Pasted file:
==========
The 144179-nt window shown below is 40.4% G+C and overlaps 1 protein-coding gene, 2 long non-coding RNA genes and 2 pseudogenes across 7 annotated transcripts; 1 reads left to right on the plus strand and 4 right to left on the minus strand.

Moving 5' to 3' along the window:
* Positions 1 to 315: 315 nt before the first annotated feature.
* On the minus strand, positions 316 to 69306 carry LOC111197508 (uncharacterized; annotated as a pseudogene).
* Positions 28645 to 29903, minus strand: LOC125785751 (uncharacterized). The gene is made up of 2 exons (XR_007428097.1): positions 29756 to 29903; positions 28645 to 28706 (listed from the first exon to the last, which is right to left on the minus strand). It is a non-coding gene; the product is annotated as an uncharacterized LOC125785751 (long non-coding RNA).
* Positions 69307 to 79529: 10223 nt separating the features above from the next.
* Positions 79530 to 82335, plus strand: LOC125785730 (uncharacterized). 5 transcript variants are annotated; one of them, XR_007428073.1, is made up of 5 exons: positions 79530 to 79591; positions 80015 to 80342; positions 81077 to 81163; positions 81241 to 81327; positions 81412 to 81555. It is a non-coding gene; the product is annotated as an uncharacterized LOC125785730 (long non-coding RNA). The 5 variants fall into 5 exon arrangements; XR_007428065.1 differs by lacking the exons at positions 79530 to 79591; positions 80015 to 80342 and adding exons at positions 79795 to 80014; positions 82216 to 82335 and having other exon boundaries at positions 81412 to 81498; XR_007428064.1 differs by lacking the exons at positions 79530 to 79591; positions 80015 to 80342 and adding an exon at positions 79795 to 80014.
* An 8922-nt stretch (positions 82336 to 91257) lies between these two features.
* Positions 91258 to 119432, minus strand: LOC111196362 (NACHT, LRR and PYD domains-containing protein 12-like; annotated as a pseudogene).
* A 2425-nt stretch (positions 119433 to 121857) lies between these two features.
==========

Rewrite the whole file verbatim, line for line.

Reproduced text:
The 144179-nt window shown below is 40.4% G+C and overlaps 1 protein-coding gene, 2 long non-coding RNA genes and 2 pseudogenes across 7 annotated transcripts; 1 reads left to right on the plus strand and 4 right to left on the minus strand.

Moving 5' to 3' along the window:
* Positions 1 to 315: 315 nt before the first annotated feature.
* On the minus strand, positions 316 to 69306 carry LOC111197508 (uncharacterized; annotated as a pseudogene).
* Positions 28645 to 29903, minus strand: LOC125785751 (uncharacterized). The gene is made up of 2 exons (XR_007428097.1): positions 29756 to 29903; positions 28645 to 28706 (listed from the first exon to the last, which is right to left on the minus strand). It is a non-coding gene; the product is annotated as an uncharacterized LOC125785751 (long non-coding RNA).
* Positions 69307 to 79529: 10223 nt separating the features above from the next.
* Positions 79530 to 82335, plus strand: LOC125785730 (uncharacterized). 5 transcript variants are annotated; one of them, XR_007428073.1, is made up of 5 exons: positions 79530 to 79591; positions 80015 to 80342; positions 81077 to 81163; positions 81241 to 81327; positions 81412 to 81555. It is a non-coding gene; the product is annotated as an uncharacterized LOC125785730 (long non-coding RNA). The 5 variants fall into 5 exon arrangements; XR_007428065.1 differs by lacking the exons at positions 79530 to 79591; positions 80015 to 80342 and adding exons at positions 79795 to 80014; positions 82216 to 82335 and having other exon boundaries at positions 81412 to 81498; XR_007428064.1 differs by lacking the exons at positions 79530 to 79591; positions 80015 to 80342 and adding an exon at positions 79795 to 80014.
* An 8922-nt stretch (positions 82336 to 91257) lies between these two features.
* Positions 91258 to 119432, minus strand: LOC111196362 (NACHT, LRR and PYD domains-containing protein 12-like; annotated as a pseudogene).
* A 2425-nt stretch (positions 119433 to 121857) lies between these two features.